Warm and muggy, with copious sweat and exhaustion. Yup. That is exactly the image any trail runner wants memorialized in a photo for the wall or Facebook. I know I would. Except that I didn’t run it because I was sitting on a lounge chair being fed grapes and fanned by scantily clad servants. You think it’s easy being Race Director?
OK, I digressed, but that image was worth it, no?
Lucky for you we got the real deal on images, as our race photogs from Sport-Memories were out there on the course again for the 4th year in a row. They came armed with hi-res digital cameras, as you would expect from any quality shop, and they’ll pretty much make anything you want. Though printing your image on a servant may be asking too much. (I tried.)
And yes, a portion of the proceeds will go toward maintenance of the trails.
We had the photographers at the following places, hoping to catch as much of the drama (and facial expressions) as possible: The start line, the Leatherstocking Trail, Saxon Woods, the finish line, the pre and post-race gatherings and the awards.
Most photographs are indexed by bib numbers, but there are some in the “lost and found” since some numbers weren’t always visible: because they weren’t on yet, had already been removed, were covered mid-race, or they’d been eaten by a hungry runner. Yeah, another image.
The Rock Club — the top rock climbing gym in the NYC area;
New Rochelle Chevrolet — whose Corvette pace car burned rubber up Broadview;
Westchester Road Runner — the top running store in Westchester; and
Montefiore New Rochelle Hospital — there when you need it.
If you see me on the trails, don’t forget to say hi.
I always like doing this post, because the idea of a little running club putting on a big trail race is a rewarding challenge, and the reviewers let us know if we’ve pulled it off.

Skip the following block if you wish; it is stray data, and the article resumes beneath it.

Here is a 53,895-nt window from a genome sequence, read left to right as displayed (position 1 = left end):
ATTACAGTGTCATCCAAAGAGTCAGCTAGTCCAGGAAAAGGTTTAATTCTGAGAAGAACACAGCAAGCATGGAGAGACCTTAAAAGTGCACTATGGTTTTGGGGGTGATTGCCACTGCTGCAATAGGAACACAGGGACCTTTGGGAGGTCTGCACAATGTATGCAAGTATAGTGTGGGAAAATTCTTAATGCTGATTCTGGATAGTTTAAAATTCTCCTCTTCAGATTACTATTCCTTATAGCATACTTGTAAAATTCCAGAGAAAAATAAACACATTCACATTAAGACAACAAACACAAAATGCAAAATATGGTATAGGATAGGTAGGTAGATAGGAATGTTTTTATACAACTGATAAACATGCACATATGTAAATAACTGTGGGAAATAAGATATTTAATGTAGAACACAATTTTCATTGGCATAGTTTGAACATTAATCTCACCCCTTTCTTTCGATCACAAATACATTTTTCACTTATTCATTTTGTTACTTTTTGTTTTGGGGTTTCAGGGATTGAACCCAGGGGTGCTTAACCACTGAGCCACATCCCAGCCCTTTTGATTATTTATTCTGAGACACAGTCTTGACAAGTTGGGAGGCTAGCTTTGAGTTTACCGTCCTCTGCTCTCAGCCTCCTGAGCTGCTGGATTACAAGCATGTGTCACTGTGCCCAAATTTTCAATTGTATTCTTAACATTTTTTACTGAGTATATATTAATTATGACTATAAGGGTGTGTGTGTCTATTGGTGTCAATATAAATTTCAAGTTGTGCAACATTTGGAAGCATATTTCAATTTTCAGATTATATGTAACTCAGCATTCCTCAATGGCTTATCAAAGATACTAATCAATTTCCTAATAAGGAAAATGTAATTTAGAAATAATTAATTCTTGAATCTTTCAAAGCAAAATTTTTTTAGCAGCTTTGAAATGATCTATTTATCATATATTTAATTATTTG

This page is not static. The comments are open, I’ve added additional selections that came via email (with permission), and I’ll provide links to other blog posts if I find them.
Having already done my own race recap, let’s see what other folks had to say, without being overly narcissistic about it:
Thank you to all of the volunteers, staff, sponsors, community members and racers who came together to make this event happen again.
After hearing about Paine to Pain for years, I am so glad I finally got to run it.
It’s the most organized and communal feeling running event I’ve ever been to and the organizers should be proud.
See you all next year! (Bobby Asher, Mens’ 2014 Champion)
The trails were perfect, the walkways so new and great, and the support along the course was a 10 out of 10! Ending in the stadium is always a blast! You did a fantastic job! Next year please work on the humidity . . . (Caroline Goldmacher-Kern, via email)
Such a wonderful event! A hard race, but loads of fun! Will be back next year. (Zhen Liu, via Facebook)
Boy! That was my first half on a trail and I struggled, a lot, but I had so much fun and enjoyed every bit of this experience. Big thanks to all the volunteers who patiently waited to cheer all the runners, and to those who worked tirelessly to organize this race. Thanks for giving me the opportunity to do the unthinkable and scream my heart out at the finish line. (Arpit Gupta, via Facebook)
I just wanted to take the time to thank you for making my first half marathon the greatest experience! This was one of the most challenging things I have ever done but also the most rewarding. You guys are awesome and just wanted to let you know! Hearing my name called crossing the finish line was an amazing experience so thank you for that! (Ashley Lepino, via email)
Once again, I would like to thank you for a wonderful event. There isn’t another race on the planet – let alone a half marathon! – that I would consider entering having run only 4 days following a 6 week injury layoff. Ultimately the fact that I hadn’t run over 1 hour since June came back to bite me from mile 9 (ish) to the finish (ish), but I still had a great time.
I ran this race for a variety of reasons. First and foremost – you have always been exceedingly welcoming and accommodating to me. During my 2 years in Flagstaff, AZ, both you and Matt Lewis made sure that a.) I was aware when the race would be and that I was more than welcome, and b.) you went out of your way in 2012 to send me a race shirt and my number. When I left New Rochelle in 2011 as the course record holder I certainly felt proud; when 2012 came around I felt like family. Gestures such as this aren’t lost on me… (Matt Walsh, 2011 champ, course record holder, profiled in Runner’s World)